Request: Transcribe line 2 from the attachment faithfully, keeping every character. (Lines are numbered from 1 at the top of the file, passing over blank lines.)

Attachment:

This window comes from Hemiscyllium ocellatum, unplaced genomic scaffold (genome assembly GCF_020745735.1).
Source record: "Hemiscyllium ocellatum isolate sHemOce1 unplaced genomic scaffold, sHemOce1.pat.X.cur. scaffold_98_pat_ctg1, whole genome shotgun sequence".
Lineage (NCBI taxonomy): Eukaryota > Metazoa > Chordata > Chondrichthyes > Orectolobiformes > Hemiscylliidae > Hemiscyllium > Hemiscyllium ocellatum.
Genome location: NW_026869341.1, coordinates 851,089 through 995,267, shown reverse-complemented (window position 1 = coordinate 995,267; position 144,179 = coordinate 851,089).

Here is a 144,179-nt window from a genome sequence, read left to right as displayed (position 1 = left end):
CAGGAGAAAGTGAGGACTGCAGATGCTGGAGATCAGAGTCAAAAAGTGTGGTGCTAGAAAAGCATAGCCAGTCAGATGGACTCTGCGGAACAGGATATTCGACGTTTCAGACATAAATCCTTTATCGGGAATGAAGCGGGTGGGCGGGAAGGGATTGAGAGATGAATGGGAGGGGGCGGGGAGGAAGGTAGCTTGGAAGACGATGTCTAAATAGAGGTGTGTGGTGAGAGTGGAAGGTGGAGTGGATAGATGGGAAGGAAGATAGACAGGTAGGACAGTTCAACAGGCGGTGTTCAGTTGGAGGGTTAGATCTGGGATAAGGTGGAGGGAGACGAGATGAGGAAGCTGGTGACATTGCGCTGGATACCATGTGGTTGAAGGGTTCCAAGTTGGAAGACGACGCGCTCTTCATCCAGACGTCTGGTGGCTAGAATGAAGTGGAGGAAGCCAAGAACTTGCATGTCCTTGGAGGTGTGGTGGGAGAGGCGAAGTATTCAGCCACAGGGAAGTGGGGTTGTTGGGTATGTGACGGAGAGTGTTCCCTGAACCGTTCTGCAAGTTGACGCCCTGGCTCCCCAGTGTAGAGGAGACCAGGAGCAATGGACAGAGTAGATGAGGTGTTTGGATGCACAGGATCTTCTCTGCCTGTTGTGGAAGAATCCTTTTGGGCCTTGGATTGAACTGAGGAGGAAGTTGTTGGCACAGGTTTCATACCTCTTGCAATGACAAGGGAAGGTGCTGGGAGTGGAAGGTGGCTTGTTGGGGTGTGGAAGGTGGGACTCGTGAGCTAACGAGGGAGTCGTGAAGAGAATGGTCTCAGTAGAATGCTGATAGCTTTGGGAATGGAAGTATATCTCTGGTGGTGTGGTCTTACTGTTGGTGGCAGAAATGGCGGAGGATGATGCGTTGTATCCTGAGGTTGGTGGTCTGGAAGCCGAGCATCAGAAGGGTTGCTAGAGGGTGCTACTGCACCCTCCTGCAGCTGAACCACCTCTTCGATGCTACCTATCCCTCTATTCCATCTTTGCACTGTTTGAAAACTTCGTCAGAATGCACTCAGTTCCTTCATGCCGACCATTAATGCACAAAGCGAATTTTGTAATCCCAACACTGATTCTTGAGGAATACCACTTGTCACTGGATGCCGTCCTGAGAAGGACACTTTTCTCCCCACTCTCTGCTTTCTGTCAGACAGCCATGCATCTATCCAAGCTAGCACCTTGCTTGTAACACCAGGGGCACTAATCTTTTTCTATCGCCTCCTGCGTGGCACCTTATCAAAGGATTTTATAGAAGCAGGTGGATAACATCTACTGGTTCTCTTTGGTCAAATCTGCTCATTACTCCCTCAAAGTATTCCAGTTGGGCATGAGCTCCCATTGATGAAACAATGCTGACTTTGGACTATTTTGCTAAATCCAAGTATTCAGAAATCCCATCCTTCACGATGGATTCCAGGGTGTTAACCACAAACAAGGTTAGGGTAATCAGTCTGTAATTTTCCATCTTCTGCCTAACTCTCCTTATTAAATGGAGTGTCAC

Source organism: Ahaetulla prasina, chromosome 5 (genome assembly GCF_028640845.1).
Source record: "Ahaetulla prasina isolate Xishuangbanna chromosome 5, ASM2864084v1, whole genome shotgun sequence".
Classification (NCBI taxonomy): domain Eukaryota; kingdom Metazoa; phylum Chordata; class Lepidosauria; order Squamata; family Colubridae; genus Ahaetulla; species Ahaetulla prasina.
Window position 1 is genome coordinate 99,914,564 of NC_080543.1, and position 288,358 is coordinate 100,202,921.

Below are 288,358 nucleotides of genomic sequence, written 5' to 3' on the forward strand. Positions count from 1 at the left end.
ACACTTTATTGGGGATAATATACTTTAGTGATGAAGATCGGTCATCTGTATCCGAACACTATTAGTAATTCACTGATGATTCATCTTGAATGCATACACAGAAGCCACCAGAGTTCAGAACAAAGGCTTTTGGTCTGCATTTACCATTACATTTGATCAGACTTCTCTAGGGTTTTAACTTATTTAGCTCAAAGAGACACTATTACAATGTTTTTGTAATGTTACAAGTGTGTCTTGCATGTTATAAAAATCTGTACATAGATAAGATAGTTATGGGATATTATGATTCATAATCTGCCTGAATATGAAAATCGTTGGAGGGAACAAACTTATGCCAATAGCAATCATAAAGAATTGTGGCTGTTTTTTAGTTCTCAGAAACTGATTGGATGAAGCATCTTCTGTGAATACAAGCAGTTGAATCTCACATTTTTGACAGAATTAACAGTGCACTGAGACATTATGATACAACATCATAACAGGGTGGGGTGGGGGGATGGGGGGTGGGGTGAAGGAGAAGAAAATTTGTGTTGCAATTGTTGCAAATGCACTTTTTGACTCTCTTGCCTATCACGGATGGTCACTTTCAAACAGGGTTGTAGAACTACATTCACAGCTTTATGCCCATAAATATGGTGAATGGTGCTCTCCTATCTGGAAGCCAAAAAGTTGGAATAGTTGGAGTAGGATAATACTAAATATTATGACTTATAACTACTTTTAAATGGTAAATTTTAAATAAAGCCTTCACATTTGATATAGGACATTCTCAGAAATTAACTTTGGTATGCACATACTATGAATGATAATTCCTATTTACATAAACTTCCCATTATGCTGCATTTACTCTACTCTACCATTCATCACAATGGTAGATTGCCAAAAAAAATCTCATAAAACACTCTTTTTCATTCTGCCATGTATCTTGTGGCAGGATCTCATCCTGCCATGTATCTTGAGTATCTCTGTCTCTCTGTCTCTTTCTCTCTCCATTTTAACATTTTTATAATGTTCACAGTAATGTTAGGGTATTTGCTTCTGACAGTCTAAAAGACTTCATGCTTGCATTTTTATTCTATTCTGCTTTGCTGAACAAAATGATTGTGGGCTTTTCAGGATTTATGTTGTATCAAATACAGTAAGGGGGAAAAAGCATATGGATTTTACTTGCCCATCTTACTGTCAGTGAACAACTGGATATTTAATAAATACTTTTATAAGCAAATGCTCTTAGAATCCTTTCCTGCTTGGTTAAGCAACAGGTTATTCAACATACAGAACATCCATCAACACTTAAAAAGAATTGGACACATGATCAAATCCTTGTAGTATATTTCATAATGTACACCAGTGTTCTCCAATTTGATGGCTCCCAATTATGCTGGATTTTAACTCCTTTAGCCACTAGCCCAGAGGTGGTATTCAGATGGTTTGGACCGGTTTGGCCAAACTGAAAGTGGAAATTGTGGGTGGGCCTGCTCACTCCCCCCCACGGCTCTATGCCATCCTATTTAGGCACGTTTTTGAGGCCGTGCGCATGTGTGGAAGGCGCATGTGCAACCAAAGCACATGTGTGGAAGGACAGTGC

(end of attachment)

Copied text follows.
Source record: "Hemiscyllium ocellatum isolate sHemOce1 unplaced genomic scaffold, sHemOce1.pat.X.cur. scaffold_98_pat_ctg1, whole genome shotgun sequence".